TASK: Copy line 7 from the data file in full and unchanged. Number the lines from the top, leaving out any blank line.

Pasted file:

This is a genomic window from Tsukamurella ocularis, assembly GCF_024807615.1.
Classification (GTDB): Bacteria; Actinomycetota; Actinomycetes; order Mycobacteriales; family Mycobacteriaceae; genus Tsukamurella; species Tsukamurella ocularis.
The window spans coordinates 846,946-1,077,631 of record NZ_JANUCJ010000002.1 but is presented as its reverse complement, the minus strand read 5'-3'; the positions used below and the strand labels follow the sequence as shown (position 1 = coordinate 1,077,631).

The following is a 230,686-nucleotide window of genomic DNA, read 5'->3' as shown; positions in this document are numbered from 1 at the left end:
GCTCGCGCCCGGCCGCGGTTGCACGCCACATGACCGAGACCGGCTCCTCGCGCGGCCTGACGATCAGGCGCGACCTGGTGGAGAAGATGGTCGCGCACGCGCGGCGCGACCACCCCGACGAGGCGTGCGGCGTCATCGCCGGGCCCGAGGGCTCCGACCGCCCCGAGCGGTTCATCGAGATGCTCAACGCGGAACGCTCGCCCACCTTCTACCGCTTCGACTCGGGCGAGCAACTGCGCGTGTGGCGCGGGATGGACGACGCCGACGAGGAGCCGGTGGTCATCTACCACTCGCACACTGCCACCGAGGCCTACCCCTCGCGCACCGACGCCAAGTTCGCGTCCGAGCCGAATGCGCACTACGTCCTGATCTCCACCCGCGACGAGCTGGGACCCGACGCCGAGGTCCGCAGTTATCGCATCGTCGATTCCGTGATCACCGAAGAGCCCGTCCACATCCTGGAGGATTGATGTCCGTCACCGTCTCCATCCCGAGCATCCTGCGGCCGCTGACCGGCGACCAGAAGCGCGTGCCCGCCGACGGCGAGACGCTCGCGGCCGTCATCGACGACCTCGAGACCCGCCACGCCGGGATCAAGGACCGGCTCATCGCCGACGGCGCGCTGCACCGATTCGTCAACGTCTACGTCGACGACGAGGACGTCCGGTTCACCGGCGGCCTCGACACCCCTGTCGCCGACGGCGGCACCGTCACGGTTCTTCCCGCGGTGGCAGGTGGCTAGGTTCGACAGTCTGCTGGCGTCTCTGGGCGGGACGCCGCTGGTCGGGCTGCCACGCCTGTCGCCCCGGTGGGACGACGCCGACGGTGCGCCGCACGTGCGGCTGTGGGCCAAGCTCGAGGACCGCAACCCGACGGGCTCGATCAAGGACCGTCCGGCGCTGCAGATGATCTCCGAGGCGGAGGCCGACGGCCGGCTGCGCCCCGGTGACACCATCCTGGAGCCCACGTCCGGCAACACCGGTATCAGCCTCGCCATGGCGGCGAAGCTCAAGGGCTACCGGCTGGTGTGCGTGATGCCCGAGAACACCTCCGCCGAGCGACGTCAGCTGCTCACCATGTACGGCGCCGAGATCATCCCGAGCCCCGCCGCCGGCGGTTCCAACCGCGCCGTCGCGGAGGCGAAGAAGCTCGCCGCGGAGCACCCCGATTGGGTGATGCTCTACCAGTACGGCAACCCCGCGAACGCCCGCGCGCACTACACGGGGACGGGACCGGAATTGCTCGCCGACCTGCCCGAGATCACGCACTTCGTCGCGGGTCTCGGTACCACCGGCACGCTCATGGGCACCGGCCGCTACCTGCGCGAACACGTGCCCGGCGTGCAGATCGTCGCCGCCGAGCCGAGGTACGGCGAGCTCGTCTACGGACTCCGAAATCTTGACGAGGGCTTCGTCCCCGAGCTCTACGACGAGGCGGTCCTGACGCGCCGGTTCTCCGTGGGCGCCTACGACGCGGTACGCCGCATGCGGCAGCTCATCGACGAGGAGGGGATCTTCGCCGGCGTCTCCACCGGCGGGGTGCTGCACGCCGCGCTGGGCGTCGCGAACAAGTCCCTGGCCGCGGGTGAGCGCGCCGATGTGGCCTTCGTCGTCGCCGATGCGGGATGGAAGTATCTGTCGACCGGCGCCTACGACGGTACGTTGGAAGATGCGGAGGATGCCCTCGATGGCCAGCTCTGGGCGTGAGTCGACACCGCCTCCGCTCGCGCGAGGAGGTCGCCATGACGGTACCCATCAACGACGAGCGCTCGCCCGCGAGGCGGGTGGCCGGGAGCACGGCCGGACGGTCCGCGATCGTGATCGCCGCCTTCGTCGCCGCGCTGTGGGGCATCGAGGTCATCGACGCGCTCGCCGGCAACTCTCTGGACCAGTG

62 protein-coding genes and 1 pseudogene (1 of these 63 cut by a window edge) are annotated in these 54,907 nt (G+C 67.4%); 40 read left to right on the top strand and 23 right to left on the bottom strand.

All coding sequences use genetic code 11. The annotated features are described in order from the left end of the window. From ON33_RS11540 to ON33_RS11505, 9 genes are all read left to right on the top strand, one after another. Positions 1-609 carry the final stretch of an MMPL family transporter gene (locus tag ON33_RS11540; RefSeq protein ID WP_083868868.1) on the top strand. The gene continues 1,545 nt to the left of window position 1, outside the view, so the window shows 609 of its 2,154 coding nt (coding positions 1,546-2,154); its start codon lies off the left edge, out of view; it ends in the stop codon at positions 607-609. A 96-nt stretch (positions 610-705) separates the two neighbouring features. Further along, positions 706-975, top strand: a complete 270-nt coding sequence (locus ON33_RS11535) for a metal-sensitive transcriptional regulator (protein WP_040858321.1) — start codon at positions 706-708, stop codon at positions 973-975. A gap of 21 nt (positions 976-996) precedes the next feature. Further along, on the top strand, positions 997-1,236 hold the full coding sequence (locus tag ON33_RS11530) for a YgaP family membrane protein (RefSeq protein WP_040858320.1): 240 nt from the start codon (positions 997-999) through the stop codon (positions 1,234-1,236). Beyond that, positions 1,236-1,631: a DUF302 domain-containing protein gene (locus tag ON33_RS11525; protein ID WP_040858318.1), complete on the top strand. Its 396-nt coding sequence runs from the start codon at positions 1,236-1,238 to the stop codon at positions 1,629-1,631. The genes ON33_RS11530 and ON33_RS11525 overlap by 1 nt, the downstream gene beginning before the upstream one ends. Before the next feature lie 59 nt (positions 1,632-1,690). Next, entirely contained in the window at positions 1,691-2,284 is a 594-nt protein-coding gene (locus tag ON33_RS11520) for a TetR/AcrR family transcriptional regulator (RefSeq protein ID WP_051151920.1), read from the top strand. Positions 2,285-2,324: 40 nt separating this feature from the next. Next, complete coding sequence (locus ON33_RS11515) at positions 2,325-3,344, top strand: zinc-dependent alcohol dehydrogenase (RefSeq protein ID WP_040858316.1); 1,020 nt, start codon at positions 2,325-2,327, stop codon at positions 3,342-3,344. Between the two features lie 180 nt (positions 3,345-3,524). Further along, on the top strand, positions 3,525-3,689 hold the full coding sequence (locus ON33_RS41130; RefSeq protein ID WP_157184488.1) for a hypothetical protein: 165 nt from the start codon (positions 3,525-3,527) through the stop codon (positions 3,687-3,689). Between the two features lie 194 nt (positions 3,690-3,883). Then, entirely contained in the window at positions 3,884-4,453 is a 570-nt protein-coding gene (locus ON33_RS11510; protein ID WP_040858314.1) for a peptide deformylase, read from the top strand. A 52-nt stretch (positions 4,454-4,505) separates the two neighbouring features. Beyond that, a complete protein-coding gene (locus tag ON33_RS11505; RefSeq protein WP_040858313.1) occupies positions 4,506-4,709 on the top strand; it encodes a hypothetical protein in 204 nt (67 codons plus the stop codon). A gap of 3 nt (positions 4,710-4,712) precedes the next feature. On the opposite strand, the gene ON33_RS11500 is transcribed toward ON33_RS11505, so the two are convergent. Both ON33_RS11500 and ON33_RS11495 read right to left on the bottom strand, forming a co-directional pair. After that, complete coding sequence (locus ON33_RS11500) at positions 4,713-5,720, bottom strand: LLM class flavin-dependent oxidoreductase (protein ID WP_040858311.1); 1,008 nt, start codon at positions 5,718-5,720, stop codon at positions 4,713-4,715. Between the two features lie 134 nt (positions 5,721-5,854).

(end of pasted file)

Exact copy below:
All coding sequences use genetic code 11. The annotated features are described in order from the left end of the window. From ON33_RS11540 to ON33_RS11505, 9 genes are all read left to right on the top strand, one after another. Positions 1-609 carry the final stretch of an MMPL family transporter gene (locus tag ON33_RS11540; RefSeq protein ID WP_083868868.1) on the top strand. The gene continues 1,545 nt to the left of window position 1, outside the view, so the window shows 609 of its 2,154 coding nt (coding positions 1,546-2,154); its start codon lies off the left edge, out of view; it ends in the stop codon at positions 607-609. A 96-nt stretch (positions 610-705) separates the two neighbouring features. Further along, positions 706-975, top strand: a complete 270-nt coding sequence (locus ON33_RS11535) for a metal-sensitive transcriptional regulator (protein WP_040858321.1) — start codon at positions 706-708, stop codon at positions 973-975. A gap of 21 nt (positions 976-996) precedes the next feature. Further along, on the top strand, positions 997-1,236 hold the full coding sequence (locus tag ON33_RS11530) for a YgaP family membrane protein (RefSeq protein WP_040858320.1): 240 nt from the start codon (positions 997-999) through the stop codon (positions 1,234-1,236). Beyond that, positions 1,236-1,631: a DUF302 domain-containing protein gene (locus tag ON33_RS11525; protein ID WP_040858318.1), complete on the top strand. Its 396-nt coding sequence runs from the start codon at positions 1,236-1,238 to the stop codon at positions 1,629-1,631. The genes ON33_RS11530 and ON33_RS11525 overlap by 1 nt, the downstream gene beginning before the upstream one ends. Before the next feature lie 59 nt (positions 1,632-1,690). Next, entirely contained in the window at positions 1,691-2,284 is a 594-nt protein-coding gene (locus tag ON33_RS11520) for a TetR/AcrR family transcriptional regulator (RefSeq protein ID WP_051151920.1), read from the top strand. Positions 2,285-2,324: 40 nt separating this feature from the next. Next, complete coding sequence (locus ON33_RS11515) at positions 2,325-3,344, top strand: zinc-dependent alcohol dehydrogenase (RefSeq protein ID WP_040858316.1); 1,020 nt, start codon at positions 2,325-2,327, stop codon at positions 3,342-3,344. Between the two features lie 180 nt (positions 3,345-3,524). Further along, on the top strand, positions 3,525-3,689 hold the full coding sequence (locus ON33_RS41130; RefSeq protein ID WP_157184488.1) for a hypothetical protein: 165 nt from the start codon (positions 3,525-3,527) through the stop codon (positions 3,687-3,689). Between the two features lie 194 nt (positions 3,690-3,883). Then, entirely contained in the window at positions 3,884-4,453 is a 570-nt protein-coding gene (locus ON33_RS11510; protein ID WP_040858314.1) for a peptide deformylase, read from the top strand. A 52-nt stretch (positions 4,454-4,505) separates the two neighbouring features. Beyond that, a complete protein-coding gene (locus tag ON33_RS11505; RefSeq protein WP_040858313.1) occupies positions 4,506-4,709 on the top strand; it encodes a hypothetical protein in 204 nt (67 codons plus the stop codon). A gap of 3 nt (positions 4,710-4,712) precedes the next feature. On the opposite strand, the gene ON33_RS11500 is transcribed toward ON33_RS11505, so the two are convergent. Both ON33_RS11500 and ON33_RS11495 read right to left on the bottom strand, forming a co-directional pair. After that, complete coding sequence (locus ON33_RS11500) at positions 4,713-5,720, bottom strand: LLM class flavin-dependent oxidoreductase (protein ID WP_040858311.1); 1,008 nt, start codon at positions 5,718-5,720, stop codon at positions 4,713-4,715. Between the two features lie 134 nt (positions 5,721-5,854).